Martina Sailer – Honeywell-Smart Energy
Martina Sailer remembers entering her first downhill ski race on a real mountain at 10 years old. Her father and ski coach, Erich, told her to take it easy the first time since she grew up on the flatlands racing slalom, to use that first run as a chance to get to know the slope and speed.
But with racing in her DNA, she held nothing back. After losing control and crossing her tips at 40-50 miles per hour—and scaring herself half to death—Sailer found herself gasping for air out of fear at the end of her run.
With his daughter reluctant to try again, Erich methodically meted out fatherly advice: Choose different skis, adjust her line on the course and aim for stability to build confidence. Shaking and holding back tears at the start gate, she stuck to the plan, overcoming fear and going on to become a championship collegiate skier, training and racing all over the world.
Her mantra, then as now, remains the same: Make a plan, adapt to change, and always rise to the occasion.
“I’ve learned over the years to make a plan, focus on the details and get to know the craft,” says Sailer, general counsel for Honeywell’s Smart Energy Division. “Everything after that falls into place and if it doesn’t—adapt to change!”
Based in Charlotte, North Carolina, Honeywell is comprised of four business groups—Aerospace; Building Technologies; Performance Materials & Technologies (PMT); and Safety & Productivity Solutions. All told, the company produces everything from aerospace systems and industrial products to engineering services.
Sailer joined Honeywell’s Minnesota office in 2010 as assistant general counsel in the environmental and combustion controls division, which focused on the company’s legacy business of thermostats, building controls and gas valves.
For the first five years, Sailer handled it all: cloud computing and privacy laws; negotiating sales contracts; working on Honeywell’s first SaaS and API licensing deals; and so on.
That versatile approach was on full display during Honeywell’s $5.1 billion purchase of the Elster Division of Melrose Industries in 2015—the largest acquisition in the company’s recent history.
Elster, a provider of thermal gas solutions for commercial, industrial and residential heating systems, also brought in more business with its gas, water and electrical meters. As part of the transaction, Honeywell acquired Elster’s dozens of legal entities all over the world. It was Sailer’s job to integrate the Elster metering business into Honeywell’s fold.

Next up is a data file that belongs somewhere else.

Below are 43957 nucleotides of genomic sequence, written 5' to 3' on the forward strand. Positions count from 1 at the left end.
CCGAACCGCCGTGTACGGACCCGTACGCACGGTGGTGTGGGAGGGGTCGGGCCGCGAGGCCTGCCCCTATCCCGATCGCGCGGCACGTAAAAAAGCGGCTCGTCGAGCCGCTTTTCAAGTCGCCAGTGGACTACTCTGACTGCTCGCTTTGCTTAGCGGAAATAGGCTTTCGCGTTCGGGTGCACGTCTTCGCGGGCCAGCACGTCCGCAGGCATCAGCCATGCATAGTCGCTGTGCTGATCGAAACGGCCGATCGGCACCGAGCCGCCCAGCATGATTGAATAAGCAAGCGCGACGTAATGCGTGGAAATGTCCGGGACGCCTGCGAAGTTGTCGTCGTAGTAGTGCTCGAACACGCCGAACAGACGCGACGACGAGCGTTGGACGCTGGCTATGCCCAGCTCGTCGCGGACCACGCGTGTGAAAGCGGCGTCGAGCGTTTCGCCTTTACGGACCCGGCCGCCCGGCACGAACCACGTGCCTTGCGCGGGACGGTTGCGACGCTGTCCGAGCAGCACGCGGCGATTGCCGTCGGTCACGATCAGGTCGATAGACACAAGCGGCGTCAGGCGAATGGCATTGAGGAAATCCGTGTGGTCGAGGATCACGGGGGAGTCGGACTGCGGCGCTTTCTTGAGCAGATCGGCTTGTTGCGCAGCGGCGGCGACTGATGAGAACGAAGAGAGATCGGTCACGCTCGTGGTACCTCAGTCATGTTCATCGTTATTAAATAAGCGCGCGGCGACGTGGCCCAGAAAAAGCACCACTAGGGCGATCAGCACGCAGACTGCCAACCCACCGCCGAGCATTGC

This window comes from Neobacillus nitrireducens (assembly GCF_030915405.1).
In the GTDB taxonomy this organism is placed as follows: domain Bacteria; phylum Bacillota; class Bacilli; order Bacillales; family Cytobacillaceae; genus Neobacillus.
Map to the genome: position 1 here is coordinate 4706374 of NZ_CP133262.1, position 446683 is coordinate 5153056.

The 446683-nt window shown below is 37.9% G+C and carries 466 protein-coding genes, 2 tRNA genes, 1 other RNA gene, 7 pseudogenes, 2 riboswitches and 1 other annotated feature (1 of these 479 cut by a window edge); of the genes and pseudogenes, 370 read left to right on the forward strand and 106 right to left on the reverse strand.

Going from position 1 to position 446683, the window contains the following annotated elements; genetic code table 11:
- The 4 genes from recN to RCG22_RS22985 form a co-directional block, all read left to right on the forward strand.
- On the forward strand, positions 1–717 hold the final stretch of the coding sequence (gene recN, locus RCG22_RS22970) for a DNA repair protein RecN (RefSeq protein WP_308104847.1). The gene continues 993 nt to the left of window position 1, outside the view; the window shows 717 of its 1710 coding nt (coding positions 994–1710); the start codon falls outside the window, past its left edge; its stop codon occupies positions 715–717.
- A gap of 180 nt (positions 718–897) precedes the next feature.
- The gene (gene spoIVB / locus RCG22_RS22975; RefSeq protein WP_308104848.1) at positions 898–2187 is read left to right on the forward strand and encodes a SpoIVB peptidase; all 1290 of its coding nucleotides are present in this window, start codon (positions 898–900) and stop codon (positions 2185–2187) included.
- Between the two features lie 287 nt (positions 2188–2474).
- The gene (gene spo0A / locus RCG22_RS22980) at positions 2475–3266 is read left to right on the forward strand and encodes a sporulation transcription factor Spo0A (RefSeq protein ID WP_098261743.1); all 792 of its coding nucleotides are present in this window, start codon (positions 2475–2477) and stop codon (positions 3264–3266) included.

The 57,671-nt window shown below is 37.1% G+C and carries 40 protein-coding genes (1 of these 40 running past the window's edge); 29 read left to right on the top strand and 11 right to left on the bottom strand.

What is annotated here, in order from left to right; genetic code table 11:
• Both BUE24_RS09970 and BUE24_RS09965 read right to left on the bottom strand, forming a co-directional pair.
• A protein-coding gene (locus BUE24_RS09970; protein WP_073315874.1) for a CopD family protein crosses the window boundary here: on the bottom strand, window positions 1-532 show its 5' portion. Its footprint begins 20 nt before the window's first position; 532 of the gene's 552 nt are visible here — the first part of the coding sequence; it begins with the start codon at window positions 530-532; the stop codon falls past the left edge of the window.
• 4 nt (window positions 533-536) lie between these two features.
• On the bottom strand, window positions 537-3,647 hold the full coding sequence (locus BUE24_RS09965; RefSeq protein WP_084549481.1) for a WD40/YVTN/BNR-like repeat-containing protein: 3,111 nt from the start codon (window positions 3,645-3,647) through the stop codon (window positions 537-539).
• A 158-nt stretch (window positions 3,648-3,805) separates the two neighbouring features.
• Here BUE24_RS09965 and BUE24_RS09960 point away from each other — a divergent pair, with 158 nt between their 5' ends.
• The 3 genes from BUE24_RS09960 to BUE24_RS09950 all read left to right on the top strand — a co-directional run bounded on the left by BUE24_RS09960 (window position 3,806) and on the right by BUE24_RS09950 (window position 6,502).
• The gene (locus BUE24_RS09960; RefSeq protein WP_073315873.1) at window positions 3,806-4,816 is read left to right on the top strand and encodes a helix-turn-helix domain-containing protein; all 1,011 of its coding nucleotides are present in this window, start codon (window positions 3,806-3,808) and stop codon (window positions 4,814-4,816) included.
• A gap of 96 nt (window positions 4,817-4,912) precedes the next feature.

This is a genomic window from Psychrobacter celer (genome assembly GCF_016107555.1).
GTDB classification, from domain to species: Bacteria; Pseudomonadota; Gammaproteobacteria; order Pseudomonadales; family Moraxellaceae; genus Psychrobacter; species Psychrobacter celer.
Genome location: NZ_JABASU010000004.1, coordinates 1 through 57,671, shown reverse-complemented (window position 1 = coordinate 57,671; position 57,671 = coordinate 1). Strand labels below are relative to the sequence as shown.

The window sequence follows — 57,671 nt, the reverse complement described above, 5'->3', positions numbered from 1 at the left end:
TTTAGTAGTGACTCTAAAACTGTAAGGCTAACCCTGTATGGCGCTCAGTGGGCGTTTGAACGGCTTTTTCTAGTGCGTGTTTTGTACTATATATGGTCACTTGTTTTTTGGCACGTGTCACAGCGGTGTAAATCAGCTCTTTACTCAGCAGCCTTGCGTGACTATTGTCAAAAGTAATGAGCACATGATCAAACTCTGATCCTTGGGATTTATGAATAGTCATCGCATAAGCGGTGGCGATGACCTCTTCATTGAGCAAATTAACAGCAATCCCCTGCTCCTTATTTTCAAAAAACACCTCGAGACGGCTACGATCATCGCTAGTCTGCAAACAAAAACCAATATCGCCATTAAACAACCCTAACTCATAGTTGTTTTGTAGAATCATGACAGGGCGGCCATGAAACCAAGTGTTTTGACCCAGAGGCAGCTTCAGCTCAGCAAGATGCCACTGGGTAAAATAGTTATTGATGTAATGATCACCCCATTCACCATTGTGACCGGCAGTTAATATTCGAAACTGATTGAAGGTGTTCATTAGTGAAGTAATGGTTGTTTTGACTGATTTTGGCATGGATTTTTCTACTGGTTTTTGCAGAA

“It was complicated,” she says. “Many of the businesses were running independently when I started to dig into it.”
It was something Sailer always wanted to do, to be a part of Honeywell’s international business. Throughout the integration she invested time to know each piece of the business better.
Careful what you wish for
In the wake of the acquisition, however, Sailer soon found herself promoted to general counsel of the Americas in the Smart Energy division in 2017, a role that would force her to leave her “sweet spot” in Honeywell’s commercial and combustion controls division.
“I was reluctant about taking on this new challenge, but it was the best thing for my career because it pushed me,” Sailer says. “I feel I’ve risen to new heights because of it.”
By the following year—after continuing to prove herself in her new role—Sailer was tapped to be the business unit’s first global general counsel. From the get-go, Sailer says her focus was on expanding its operating income in smart-grid solution offerings involving gas, electric and water meters, software, services and infrastructure.
It wasn’t long before her ability to achieve results caught the attention of company brass, earning her the nickname “The Profit Center” by her current division’s chief financial officer.
“I am always working on insurance claims, recovery against suppliers, and anything else I can think of to improve our financial position. I’m not one to leave money on the table,” she says. “I’m a partner to the business and I am always looking to drive bottom-line results.”